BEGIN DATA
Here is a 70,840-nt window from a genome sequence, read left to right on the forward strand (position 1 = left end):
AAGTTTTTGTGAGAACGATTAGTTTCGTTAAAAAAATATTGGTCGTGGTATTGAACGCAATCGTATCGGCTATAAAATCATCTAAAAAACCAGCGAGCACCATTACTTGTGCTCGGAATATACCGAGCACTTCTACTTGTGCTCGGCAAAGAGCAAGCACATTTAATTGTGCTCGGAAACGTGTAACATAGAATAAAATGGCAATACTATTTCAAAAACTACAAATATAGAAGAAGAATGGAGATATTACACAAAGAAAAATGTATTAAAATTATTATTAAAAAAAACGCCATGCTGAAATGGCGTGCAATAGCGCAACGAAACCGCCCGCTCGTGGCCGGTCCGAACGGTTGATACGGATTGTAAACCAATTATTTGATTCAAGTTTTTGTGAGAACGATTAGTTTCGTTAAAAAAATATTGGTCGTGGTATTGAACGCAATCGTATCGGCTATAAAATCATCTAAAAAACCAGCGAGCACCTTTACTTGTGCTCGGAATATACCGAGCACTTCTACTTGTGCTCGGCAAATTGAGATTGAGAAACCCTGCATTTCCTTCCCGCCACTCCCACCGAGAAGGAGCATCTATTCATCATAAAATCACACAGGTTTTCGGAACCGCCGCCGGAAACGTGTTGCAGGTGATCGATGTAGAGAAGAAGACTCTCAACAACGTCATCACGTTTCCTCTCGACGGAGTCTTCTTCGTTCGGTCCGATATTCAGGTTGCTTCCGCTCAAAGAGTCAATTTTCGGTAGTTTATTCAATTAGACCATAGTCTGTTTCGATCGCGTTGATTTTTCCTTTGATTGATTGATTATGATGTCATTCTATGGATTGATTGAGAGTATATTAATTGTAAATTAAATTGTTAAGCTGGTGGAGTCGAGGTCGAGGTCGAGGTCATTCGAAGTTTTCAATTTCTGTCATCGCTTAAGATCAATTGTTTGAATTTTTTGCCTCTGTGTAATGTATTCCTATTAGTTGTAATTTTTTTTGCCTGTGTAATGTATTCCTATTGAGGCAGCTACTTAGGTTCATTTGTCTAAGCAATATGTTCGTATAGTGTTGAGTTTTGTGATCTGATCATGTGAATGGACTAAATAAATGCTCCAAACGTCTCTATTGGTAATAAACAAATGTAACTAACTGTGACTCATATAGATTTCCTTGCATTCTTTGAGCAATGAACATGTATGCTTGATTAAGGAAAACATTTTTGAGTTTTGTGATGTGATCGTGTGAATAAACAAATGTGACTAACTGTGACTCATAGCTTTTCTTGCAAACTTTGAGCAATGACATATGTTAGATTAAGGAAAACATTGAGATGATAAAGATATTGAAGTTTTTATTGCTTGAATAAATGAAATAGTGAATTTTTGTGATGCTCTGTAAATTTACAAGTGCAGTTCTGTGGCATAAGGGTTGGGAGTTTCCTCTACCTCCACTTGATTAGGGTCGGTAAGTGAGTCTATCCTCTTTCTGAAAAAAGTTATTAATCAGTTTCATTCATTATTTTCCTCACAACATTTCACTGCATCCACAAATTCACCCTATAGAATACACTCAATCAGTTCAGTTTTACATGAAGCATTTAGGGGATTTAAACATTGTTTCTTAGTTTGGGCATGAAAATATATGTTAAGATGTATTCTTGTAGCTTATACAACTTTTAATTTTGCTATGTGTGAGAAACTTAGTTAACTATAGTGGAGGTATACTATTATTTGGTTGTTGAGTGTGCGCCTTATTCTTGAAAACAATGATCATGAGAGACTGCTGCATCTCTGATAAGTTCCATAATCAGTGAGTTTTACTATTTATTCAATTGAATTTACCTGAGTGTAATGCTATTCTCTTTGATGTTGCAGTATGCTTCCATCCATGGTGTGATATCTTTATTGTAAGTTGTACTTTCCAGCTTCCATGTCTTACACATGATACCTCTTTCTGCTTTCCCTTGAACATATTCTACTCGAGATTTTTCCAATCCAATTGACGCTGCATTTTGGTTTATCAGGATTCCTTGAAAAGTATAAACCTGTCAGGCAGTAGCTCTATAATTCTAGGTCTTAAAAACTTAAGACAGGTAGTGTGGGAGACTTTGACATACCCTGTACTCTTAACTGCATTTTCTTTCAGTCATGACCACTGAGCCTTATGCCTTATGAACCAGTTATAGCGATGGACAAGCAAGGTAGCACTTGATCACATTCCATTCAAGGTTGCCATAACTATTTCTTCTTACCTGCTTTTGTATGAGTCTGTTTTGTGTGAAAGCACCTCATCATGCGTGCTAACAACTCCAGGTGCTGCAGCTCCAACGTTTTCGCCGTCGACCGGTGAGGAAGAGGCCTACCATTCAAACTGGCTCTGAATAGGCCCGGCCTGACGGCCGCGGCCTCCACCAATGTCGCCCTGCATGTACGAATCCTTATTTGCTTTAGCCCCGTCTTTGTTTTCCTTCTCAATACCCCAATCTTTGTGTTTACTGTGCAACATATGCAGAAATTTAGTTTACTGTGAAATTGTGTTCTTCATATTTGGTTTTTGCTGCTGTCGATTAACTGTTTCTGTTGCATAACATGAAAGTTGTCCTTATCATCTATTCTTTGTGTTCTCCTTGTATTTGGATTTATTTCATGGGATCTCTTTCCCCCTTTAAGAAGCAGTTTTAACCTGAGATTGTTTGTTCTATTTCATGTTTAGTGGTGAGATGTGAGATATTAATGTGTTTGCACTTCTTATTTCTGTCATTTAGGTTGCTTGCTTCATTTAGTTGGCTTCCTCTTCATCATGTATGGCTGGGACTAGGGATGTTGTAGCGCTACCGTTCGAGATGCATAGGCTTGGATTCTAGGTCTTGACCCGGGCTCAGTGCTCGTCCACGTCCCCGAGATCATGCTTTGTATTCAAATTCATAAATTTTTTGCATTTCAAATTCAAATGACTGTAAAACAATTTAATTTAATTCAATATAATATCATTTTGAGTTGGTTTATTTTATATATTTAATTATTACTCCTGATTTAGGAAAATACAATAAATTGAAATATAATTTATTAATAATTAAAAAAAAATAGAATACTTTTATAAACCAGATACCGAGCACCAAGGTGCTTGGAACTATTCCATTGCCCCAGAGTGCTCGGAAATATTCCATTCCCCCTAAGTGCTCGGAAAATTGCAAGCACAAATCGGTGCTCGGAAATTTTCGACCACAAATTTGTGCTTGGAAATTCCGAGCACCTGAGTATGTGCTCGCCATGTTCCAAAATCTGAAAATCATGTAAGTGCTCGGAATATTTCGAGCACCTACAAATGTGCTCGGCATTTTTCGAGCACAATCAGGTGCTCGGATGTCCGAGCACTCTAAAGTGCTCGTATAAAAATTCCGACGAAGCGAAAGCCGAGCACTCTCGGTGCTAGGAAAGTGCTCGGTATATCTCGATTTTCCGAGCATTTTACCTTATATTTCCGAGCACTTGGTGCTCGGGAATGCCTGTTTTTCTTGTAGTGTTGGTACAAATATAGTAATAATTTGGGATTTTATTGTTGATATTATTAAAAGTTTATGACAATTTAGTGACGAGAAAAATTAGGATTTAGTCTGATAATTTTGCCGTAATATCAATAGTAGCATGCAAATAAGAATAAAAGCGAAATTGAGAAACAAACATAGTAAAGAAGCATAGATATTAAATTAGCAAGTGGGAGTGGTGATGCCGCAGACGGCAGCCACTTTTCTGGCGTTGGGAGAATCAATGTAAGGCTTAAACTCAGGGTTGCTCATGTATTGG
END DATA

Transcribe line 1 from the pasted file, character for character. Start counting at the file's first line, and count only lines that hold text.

Here is a 70,840-nt window from a genome sequence, read left to right on the forward strand (position 1 = left end):